En­lighten Your Work Force

Ditch those cheesy videos and em­brace a new crop of high-tech train­ing tools

Inc. (USA) - - INNOVATE - —KATE ROCK­WOOD

IN 2014, HOME DECOR re­tailer Gar­den Ridge spent more than $20 mil­lion to re­brand it­self—a new logo, new store lay­outs, and a new name, At Home. But giv­ing the 35-year-old Plano, Texas–based chain’s staff a re­boot was a chal­lenge. “We had fairly jaded work­ers who’d been with the old regime,” says Va­lerie Davis­son, chief peo­ple of­fi­cer of At Home, which was turn­ing over the en­tire sales floor four times a year.

Then she in­tro­duced her 2,000 em­ploy­ees to Ax­onify, an adap­tive mi­crolearn­ing plat­form. Corny videos and em­ployee-shad­ow­ing pro­grams were re­placed with Ax­onify’s per­son­al­ized game-based train­ing. Now the staff can spend 10 min­utes every shift on their phones, learn­ing about new prod­uct lines or how to spot coun­ter­feit cur­rency. “For us, it’s big that train­ing doesn’t take sales peo­ple off the floor,” says Davis­son.

Ax­onify is one of sev­eral star­tups ap­ply­ing web-based tools to work-force train­ing. “We achieve the old economies of scale, but it’s more per­son­al­ized, higher qual­ity, and bet­ter de­signed,” says Dani John­son, leader of learn­ing and de­vel­op­ment re­search at Deloitte. Here’s how to trade in an ana­log ed­u­ca­tion for a dig­i­tally pow­ered one.

Privacy is a perk

You can ask em­ploy­ees what train­ing they need un­til you’re blue in the face— but “no one wants to ad­mit that the area they’re sup­posed to be an ex­pert in is some­thing they need help with,” says Ken­dal Wil­lis, who un­til re­cently was di­rec­tor of em­ployee ex­pe­ri­ence at Fond, a San Fran­cisco–based em­ployee-en­gage­ment startup. Since dig­i­tal tools are more pri­vate than staff sem­i­nars, em­ploy­ees are like­lier to make them­selves vul­ner­a­ble and ac­tu­ally learn.

Fol­low the data

Ask em­ploy­ees what ar­eas they want to im­prove in, and they’ll likely say hard skills—but data might tell you oth­er­wise. When Fond in­tro­duced Udemy for Busi­ness—a video teach­ing plat­form— Wil­lis saw that em­ploy­ees were spend­ing the most time on com­mu­ni­ca­tion cour­ses and top­ics like de­liv­er­ing per­for­mance re­views, giv­ing dif­fi­cult feed­back, and man­ag­ing teams. “A lot of them have never man­aged be­fore, and what they’re learn­ing about in pri­vate is what they’re re­ally in­ter­ested in,” she

says. With that data in mind, the startup lay­ered in more one-on-one sup­port for new man­agers and cranked the flow of feed­back.

Gam­ing self-im­prove­ment

Purch, a dig­i­tal pub­lish­ing and mar­ket­place plat­form based in New York City, re­cently started us­ing De­greed, an on­line ser­vice that lets em­ploy­ees dig­i­tally track all of their desk-based self-guided train­ing—such as watching a YouTube video on brand iden­tity or tak­ing a Khan Academy cod­ing course. They can see how their skills stack up against oth­ers at their level or what they might need to learn to gain a pro­mo­tion. Juli We­ber, Purch or­ga­ni­za­tional de­vel­op­ment man­ager, says let­ting em­ploy­ees chase their own in­ter­ests has goosed en­gage­ment among her com­pany’s 380 em­ploy­ees and has driven more face-to-face meet­ings. “Pair­ing peo­ple up for a men­tor­ship pro­gram is so old school,” she says. “This lets us leave it open source. Peo­ple can see who has the skills they need and who’s will­ing to men­tor, and they’re more com­fort­able reach­ing out di­rectly and hav­ing mul­ti­ple men­tors for mul­ti­ple ar­eas.”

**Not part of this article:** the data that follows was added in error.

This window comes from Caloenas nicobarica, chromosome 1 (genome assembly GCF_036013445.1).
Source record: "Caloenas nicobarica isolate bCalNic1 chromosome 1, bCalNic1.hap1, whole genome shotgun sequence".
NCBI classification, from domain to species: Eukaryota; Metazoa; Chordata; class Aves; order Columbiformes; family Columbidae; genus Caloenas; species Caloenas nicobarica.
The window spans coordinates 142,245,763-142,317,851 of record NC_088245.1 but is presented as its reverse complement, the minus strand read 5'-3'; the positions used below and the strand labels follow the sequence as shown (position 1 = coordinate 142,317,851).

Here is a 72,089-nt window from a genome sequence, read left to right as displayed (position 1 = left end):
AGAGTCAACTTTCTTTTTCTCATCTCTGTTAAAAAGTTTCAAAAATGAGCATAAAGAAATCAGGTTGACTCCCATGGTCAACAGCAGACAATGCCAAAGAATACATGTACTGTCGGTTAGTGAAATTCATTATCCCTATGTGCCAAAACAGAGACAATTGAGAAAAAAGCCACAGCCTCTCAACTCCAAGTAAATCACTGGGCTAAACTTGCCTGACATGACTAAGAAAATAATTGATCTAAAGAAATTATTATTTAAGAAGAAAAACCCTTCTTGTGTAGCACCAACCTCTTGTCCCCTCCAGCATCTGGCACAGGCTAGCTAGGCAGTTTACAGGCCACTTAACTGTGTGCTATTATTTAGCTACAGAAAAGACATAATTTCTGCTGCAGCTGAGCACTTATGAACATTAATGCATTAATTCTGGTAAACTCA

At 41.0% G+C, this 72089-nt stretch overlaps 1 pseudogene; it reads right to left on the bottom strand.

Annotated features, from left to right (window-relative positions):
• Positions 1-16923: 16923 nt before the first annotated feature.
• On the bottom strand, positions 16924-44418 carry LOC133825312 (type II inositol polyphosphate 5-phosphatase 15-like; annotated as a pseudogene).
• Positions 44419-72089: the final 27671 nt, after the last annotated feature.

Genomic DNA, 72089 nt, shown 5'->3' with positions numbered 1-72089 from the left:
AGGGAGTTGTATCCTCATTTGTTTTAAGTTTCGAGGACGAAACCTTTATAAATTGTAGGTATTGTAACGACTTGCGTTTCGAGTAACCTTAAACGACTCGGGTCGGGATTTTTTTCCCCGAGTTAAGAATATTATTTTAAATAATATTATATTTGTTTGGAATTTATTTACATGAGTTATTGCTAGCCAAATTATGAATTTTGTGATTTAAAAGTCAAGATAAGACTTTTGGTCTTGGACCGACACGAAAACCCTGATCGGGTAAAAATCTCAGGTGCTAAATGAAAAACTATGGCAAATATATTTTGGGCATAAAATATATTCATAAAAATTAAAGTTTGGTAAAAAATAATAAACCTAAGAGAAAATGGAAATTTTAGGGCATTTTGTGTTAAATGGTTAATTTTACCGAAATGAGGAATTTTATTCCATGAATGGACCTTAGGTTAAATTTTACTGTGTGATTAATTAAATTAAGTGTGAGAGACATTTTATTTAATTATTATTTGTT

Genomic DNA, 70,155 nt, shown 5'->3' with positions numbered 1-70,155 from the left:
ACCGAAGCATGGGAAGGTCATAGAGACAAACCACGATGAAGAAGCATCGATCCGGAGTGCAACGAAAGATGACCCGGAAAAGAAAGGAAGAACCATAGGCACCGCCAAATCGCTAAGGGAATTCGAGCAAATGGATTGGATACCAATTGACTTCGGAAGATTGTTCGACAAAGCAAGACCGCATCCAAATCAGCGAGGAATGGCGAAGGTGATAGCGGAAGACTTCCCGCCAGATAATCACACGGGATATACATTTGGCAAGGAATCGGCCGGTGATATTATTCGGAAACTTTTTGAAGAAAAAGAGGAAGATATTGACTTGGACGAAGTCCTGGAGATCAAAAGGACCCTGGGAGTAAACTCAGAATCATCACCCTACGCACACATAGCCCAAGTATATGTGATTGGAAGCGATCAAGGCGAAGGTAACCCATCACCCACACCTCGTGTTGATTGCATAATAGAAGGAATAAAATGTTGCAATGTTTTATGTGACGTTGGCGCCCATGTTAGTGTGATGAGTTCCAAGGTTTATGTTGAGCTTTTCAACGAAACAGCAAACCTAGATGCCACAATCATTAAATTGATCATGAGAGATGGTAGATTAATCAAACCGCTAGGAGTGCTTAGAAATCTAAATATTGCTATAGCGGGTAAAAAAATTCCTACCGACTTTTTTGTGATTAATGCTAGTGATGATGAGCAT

Get out of the way

Tra­di­tional train­ing cre­ates a lot of gate­keep­ing, but with per­son­al­ized tech tools, em­ploy­ees can fol­low their cu­rios­ity with­out wast­ing a ton of com­pany time or money—for ex­am­ple, by let­ting the PR lead learn about Java or the store man­ager learn about pub­lic speak­ing. “It can feel like a leap of faith, but you truly ben­e­fit when your staff is re­ally en­gaged around learn­ing,” says De­greed co-founder and CEO David Blake. At Home—which now has 131 stores—finds that us­ing Ax­onify has pre­pared the com­pany for its rapidly scal­ing work force. “We had new peo­ple train­ing new peo­ple on new skills and pro­ce­dures,” says Davis­son. “That wouldn’t be pos­si­ble with­out adap­tive train­ing. And we’ve seen that the stores where peo­ple are do­ing the most train­ing also have the largest in­creases in traf­fic and sales.”

BINDERS FULL OF ... Old train­ing ma­te­ri­als? Re­tire them for game­pow­ered teach­ing tools.

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